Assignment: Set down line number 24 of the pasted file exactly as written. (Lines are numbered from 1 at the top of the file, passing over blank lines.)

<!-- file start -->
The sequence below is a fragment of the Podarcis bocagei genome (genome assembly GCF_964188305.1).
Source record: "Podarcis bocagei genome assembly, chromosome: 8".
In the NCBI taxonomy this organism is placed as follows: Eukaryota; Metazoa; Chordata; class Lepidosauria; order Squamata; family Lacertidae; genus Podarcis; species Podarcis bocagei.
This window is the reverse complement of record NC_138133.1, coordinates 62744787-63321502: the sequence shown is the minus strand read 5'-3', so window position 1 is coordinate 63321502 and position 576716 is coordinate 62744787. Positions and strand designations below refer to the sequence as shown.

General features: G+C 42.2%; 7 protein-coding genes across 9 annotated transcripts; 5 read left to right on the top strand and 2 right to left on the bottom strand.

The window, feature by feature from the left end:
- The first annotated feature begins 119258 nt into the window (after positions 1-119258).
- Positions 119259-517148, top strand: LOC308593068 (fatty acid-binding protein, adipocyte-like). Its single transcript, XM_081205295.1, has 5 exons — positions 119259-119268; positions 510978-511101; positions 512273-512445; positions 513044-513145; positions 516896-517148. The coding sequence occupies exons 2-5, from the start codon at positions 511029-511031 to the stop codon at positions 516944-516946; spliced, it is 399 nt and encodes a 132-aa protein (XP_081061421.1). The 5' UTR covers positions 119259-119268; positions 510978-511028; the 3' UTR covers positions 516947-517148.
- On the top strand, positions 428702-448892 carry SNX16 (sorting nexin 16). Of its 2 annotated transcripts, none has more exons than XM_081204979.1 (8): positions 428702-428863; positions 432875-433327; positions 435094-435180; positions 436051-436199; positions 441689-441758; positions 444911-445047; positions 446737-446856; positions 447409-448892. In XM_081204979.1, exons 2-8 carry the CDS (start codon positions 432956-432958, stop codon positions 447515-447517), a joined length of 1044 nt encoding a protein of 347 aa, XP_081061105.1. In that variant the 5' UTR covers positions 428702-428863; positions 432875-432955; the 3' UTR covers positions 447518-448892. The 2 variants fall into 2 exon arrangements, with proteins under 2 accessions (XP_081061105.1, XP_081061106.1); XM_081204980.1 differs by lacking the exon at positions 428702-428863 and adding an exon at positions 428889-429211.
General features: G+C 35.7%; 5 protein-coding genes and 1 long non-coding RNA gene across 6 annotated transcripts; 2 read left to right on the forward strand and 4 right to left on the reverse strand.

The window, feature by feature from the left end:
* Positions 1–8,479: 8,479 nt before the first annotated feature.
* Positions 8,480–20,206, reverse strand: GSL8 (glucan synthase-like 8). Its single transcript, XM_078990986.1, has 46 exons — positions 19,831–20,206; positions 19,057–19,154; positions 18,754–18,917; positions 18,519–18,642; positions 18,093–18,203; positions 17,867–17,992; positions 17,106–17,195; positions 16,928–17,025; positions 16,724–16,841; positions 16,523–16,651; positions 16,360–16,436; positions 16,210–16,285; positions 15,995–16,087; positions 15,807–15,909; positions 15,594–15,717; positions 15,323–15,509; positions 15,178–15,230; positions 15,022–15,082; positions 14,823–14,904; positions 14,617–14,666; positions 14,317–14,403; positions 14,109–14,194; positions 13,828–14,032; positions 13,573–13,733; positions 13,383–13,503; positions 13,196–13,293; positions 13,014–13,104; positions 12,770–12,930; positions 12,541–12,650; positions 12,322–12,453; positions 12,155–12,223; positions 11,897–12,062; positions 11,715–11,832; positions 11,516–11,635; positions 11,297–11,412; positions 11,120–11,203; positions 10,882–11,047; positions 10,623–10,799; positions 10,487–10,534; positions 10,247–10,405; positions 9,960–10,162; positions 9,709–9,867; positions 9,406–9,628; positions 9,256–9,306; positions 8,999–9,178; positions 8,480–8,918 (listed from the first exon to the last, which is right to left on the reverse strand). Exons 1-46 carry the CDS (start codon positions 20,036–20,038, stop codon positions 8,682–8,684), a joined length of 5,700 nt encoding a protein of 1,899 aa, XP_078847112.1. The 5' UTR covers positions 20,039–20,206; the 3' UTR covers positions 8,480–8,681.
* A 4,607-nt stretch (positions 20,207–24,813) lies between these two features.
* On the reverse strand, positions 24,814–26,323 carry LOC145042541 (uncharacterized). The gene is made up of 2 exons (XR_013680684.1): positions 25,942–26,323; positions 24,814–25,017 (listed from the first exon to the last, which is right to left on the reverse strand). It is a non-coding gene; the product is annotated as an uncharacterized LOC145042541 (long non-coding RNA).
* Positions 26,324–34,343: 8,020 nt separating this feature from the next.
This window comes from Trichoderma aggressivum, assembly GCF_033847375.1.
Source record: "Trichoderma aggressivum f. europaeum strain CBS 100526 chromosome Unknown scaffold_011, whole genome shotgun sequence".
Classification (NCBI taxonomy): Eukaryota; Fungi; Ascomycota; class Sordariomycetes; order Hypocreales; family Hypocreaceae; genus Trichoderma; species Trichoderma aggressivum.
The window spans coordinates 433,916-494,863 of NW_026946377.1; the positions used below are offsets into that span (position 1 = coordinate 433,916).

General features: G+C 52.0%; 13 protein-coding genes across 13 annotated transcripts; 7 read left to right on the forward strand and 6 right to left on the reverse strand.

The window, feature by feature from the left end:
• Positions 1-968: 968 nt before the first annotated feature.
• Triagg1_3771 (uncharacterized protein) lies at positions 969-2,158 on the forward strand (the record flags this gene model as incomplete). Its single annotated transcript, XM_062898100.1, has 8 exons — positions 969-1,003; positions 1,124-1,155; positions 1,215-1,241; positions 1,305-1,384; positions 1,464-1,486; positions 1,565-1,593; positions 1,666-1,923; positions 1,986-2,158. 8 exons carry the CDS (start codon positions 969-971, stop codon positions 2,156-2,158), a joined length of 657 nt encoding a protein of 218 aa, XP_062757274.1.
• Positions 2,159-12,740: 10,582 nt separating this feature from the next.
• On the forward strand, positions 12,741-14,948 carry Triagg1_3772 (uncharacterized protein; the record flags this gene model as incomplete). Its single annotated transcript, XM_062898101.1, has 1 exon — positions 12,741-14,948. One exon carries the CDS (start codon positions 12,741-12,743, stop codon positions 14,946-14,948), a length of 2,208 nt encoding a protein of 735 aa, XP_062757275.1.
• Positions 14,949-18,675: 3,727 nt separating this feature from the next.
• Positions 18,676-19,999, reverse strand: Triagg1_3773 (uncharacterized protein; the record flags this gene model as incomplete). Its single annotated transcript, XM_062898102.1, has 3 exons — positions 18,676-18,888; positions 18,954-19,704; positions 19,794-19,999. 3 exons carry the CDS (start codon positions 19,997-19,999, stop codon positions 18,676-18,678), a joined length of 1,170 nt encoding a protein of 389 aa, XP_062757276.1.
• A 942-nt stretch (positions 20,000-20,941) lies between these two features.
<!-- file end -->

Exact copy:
• Triagg1_3771 (uncharacterized protein) lies at positions 969-2,158 on the forward strand (the record flags this gene model as incomplete). Its single annotated transcript, XM_062898100.1, has 8 exons — positions 969-1,003; positions 1,124-1,155; positions 1,215-1,241; positions 1,305-1,384; positions 1,464-1,486; positions 1,565-1,593; positions 1,666-1,923; positions 1,986-2,158. 8 exons carry the CDS (start codon positions 969-971, stop codon positions 2,156-2,158), a joined length of 657 nt encoding a protein of 218 aa, XP_062757274.1.